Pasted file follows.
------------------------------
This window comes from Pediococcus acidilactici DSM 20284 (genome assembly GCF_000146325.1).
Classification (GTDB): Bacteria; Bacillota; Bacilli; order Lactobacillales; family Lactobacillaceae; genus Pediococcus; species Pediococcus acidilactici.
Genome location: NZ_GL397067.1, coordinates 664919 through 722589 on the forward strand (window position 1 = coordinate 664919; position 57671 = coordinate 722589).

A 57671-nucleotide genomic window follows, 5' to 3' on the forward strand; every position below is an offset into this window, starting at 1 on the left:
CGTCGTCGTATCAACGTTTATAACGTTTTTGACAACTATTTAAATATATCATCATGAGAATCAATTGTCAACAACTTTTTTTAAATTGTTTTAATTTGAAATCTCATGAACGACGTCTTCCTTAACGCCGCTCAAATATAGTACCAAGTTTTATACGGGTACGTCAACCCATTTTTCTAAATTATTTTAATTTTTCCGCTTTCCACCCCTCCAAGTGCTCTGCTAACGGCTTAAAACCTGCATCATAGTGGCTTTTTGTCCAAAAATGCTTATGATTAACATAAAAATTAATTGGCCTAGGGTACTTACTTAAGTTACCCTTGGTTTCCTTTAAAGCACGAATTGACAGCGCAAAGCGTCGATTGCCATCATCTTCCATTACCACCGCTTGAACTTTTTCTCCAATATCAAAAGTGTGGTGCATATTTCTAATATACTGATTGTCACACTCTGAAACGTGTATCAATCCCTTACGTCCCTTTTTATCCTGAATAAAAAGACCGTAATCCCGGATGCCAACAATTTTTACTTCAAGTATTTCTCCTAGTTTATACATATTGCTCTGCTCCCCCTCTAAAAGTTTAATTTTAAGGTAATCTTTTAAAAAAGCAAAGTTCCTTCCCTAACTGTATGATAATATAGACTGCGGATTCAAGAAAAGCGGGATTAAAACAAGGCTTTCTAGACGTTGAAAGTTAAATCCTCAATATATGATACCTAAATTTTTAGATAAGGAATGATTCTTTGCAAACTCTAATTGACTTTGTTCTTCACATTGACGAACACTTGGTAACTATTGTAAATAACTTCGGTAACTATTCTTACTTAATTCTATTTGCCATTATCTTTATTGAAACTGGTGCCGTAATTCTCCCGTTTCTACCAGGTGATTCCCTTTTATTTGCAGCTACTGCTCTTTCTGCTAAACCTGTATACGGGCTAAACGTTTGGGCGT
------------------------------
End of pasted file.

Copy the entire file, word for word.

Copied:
This window comes from Pediococcus acidilactici DSM 20284 (genome assembly GCF_000146325.1).
Classification (GTDB): Bacteria; Bacillota; Bacilli; order Lactobacillales; family Lactobacillaceae; genus Pediococcus; species Pediococcus acidilactici.
Genome location: NZ_GL397067.1, coordinates 664919 through 722589 on the forward strand (window position 1 = coordinate 664919; position 57671 = coordinate 722589).

A 57671-nucleotide genomic window follows, 5' to 3' on the forward strand; every position below is an offset into this window, starting at 1 on the left:
CGTCGTCGTATCAACGTTTATAACGTTTTTGACAACTATTTAAATATATCATCATGAGAATCAATTGTCAACAACTTTTTTTAAATTGTTTTAATTTGAAATCTCATGAACGACGTCTTCCTTAACGCCGCTCAAATATAGTACCAAGTTTTATACGGGTACGTCAACCCATTTTTCTAAATTATTTTAATTTTTCCGCTTTCCACCCCTCCAAGTGCTCTGCTAACGGCTTAAAACCTGCATCATAGTGGCTTTTTGTCCAAAAATGCTTATGATTAACATAAAAATTAATTGGCCTAGGGTACTTACTTAAGTTACCCTTGGTTTCCTTTAAAGCACGAATTGACAGCGCAAAGCGTCGATTGCCATCATCTTCCATTACCACCGCTTGAACTTTTTCTCCAATATCAAAAGTGTGGTGCATATTTCTAATATACTGATTGTCACACTCTGAAACGTGTATCAATCCCTTACGTCCCTTTTTATCCTGAATAAAAAGACCGTAATCCCGGATGCCAACAATTTTTACTTCAAGTATTTCTCCTAGTTTATACATATTGCTCTGCTCCCCCTCTAAAAGTTTAATTTTAAGGTAATCTTTTAAAAAAGCAAAGTTCCTTCCCTAACTGTATGATAATATAGACTGCGGATTCAAGAAAAGCGGGATTAAAACAAGGCTTTCTAGACGTTGAAAGTTAAATCCTCAATATATGATACCTAAATTTTTAGATAAGGAATGATTCTTTGCAAACTCTAATTGACTTTGTTCTTCACATTGACGAACACTTGGTAACTATTGTAAATAACTTCGGTAACTATTCTTACTTAATTCTATTTGCCATTATCTTTATTGAAACTGGTGCCGTAATTCTCCCGTTTCTACCAGGTGATTCCCTTTTATTTGCAGCTACTGCTCTTTCTGCTAAACCTGTATACGGGCTAAACGTTTGGGCGT